Andy Murray was trying to do what no Brit had in 76 years. Roger Federer was trying to accomplish what he already had done six times.
Considering the pressure on Murray on Sunday at Wimbledon and the resume of Federer at the All England Club, it was hard to imagine a result other than Federer's 4-6, 7-5, 6-3, 6-4 victory even after the Scot captured the first set.
Forget that Murray is in his prime at age 25 and that Federer might be past his at 30. Beating a multiple-time champion in the finals at Wimbledon is one of the hardest things to do in sports.
Pete Sampras went 7-0 in the Wimbledon finals. Bjorn Borg was 5-1. The only thing keeping him from perfection was losing two tiebreakers to John McEnroe in 1981. Federer is now 7-1 in Wimbledon finals. The lone blemish, hardly one of which to be ashamed, was his epic, five-set loss to Rafael Nadal in 2008.
Sampras, Borg and Federer make an interesting trio of Wimbledon dominators. It's often said that grass courts favor adrenaline-fueled, serve-and-volley power players. Big bombers such as Goran Ivanisevic, Richard Krajicek and Michael Stich fit the mold and won at Wimbledon but captured no other Grand Slam titles.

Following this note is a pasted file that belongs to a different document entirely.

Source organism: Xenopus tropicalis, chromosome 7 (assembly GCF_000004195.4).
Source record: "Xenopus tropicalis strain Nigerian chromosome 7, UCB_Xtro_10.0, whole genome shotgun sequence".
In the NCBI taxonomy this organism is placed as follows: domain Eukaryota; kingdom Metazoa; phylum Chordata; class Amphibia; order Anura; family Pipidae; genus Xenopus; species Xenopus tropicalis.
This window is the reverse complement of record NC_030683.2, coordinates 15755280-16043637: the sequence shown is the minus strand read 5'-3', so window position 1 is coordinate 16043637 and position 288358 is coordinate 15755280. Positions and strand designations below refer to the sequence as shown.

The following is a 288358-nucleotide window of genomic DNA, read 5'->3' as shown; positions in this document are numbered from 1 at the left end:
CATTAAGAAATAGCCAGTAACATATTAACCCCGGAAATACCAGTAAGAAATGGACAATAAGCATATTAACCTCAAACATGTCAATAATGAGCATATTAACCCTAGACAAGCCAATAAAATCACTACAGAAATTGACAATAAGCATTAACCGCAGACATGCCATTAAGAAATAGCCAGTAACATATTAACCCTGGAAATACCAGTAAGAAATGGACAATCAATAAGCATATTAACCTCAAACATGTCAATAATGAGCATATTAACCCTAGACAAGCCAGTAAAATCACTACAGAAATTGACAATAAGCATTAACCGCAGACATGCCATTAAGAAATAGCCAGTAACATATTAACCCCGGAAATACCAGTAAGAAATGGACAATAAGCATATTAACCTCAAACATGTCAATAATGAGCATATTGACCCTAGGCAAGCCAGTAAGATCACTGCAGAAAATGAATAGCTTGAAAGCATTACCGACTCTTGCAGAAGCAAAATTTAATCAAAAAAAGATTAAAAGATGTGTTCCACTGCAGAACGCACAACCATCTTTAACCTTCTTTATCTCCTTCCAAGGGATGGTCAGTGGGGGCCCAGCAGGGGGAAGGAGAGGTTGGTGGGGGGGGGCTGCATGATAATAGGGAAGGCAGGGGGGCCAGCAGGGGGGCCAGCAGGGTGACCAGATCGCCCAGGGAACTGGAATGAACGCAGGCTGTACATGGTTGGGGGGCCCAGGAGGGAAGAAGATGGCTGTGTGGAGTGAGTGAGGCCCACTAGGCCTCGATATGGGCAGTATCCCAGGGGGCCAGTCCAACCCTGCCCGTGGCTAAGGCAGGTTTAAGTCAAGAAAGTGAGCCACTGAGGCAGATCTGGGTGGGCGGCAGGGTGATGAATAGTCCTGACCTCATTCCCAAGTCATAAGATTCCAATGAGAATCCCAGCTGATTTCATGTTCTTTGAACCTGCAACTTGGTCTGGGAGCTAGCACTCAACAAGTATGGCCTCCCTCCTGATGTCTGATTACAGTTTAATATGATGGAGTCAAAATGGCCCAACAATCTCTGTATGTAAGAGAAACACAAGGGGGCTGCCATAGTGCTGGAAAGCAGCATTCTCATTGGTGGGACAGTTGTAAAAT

But Sampras, Borg and Federer don't fit conveniently into the Wimbledon prototype. The shared characteristics that served them best in pursuit of the most coveted title in the sport might have been their low-key composure and iron will.
Federer showed it Sunday, winning back-to-back points that lasted 17 and 20 strokes, allowing him to break Murray and win the momentum-changing second set. In the third set, Federer won another battle of wills, a 20-minute game in which he broke Murray to go up 4-2.
"When it counts, Federer just goes up to a level no one can live with," John Lloyd of the BBC announced.
Three-time Wimbledon champion Boris Becker also chimed in on BBC.
"[Murray] lost to a better player," Becker said. "Most successful player of all time. There's no shame in losing to Roger Federer."
Lloyd lost his share of matches to Borg, and Becker lost his share to Sampras, including the 1995 Wimbledon final. They know the look of a Wimbledon dominator.
- Kevin Dunleavy